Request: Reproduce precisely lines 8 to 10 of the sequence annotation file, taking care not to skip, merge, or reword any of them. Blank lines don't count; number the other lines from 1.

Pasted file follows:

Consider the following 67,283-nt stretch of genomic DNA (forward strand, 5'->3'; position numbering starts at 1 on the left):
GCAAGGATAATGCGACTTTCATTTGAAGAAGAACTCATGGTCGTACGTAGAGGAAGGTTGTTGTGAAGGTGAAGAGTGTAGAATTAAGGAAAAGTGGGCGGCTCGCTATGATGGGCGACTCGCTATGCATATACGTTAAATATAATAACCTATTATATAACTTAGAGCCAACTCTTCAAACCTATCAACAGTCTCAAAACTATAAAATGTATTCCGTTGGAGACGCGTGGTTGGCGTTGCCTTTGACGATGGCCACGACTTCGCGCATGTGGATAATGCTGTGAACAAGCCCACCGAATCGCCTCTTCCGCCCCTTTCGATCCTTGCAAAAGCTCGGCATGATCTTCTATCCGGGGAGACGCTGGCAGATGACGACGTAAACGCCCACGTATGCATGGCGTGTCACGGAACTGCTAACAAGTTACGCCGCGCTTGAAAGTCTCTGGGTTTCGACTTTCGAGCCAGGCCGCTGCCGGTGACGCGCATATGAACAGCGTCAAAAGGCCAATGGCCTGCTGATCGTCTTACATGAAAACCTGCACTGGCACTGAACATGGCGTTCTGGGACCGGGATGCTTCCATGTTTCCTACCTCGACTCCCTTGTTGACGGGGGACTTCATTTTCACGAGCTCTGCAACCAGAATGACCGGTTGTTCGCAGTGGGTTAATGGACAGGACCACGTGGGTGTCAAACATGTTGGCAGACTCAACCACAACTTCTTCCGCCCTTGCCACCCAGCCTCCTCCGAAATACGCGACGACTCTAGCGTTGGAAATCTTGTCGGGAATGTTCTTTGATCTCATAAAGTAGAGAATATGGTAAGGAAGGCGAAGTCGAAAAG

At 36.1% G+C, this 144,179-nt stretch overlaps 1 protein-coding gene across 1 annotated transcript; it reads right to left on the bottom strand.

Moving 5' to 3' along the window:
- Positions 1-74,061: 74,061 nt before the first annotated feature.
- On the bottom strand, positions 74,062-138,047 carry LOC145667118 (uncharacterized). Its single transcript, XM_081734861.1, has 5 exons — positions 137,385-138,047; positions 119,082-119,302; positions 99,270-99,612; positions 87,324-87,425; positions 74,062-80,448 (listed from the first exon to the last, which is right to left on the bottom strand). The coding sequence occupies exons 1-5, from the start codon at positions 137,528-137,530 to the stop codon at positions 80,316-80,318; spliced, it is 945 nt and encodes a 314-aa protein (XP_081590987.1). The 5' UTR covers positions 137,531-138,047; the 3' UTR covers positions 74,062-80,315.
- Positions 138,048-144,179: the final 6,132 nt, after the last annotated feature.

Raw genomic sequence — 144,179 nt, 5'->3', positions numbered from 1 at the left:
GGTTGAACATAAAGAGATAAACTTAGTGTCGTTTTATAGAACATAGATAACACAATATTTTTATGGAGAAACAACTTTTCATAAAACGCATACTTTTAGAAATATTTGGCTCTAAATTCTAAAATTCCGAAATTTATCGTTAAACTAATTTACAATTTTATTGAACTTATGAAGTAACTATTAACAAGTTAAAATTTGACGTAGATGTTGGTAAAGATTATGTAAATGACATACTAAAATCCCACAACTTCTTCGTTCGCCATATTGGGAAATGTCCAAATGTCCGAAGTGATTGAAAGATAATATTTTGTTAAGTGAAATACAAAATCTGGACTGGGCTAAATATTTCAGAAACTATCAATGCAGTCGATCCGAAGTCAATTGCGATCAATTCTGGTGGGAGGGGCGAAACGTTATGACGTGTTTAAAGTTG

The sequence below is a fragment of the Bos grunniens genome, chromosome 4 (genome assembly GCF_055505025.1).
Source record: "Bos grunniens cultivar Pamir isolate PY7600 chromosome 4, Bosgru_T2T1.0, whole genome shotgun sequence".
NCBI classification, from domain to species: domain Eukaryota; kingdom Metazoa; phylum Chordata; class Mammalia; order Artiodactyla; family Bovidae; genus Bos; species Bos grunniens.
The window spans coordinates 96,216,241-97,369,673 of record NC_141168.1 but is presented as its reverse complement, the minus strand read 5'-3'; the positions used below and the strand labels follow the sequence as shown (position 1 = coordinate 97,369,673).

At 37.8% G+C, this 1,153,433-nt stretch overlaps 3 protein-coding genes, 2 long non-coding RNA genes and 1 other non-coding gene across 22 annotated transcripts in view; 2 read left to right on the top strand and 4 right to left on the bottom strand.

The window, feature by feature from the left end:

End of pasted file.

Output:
Raw genomic sequence — 144,179 nt, 5'->3', positions numbered from 1 at the left:
GGTTGAACATAAAGAGATAAACTTAGTGTCGTTTTATAGAACATAGATAACACAATATTTTTATGGAGAAACAACTTTTCATAAAACGCATACTTTTAGAAATATTTGGCTCTAAATTCTAAAATTCCGAAATTTATCGTTAAACTAATTTACAATTTTATTGAACTTATGAAGTAACTATTAACAAGTTAAAATTTGACGTAGATGTTGGTAAAGATTATGTAAATGACATACTAAAATCCCACAACTTCTTCGTTCGCCATATTGGGAAATGTCCAAATGTCCGAAGTGATTGAAAGATAATATTTTGTTAAGTGAAATACAAAATCTGGACTGGGCTAAATATTTCAGAAACTATCAATGCAGTCGATCCGAAGTCAATTGCGATCAATTCTGGTGGGAGGGGCGAAACGTTATGACGTGTTTAAAGTTG

The sequence below is a fragment of the Bos grunniens genome, chromosome 4 (genome assembly GCF_055505025.1).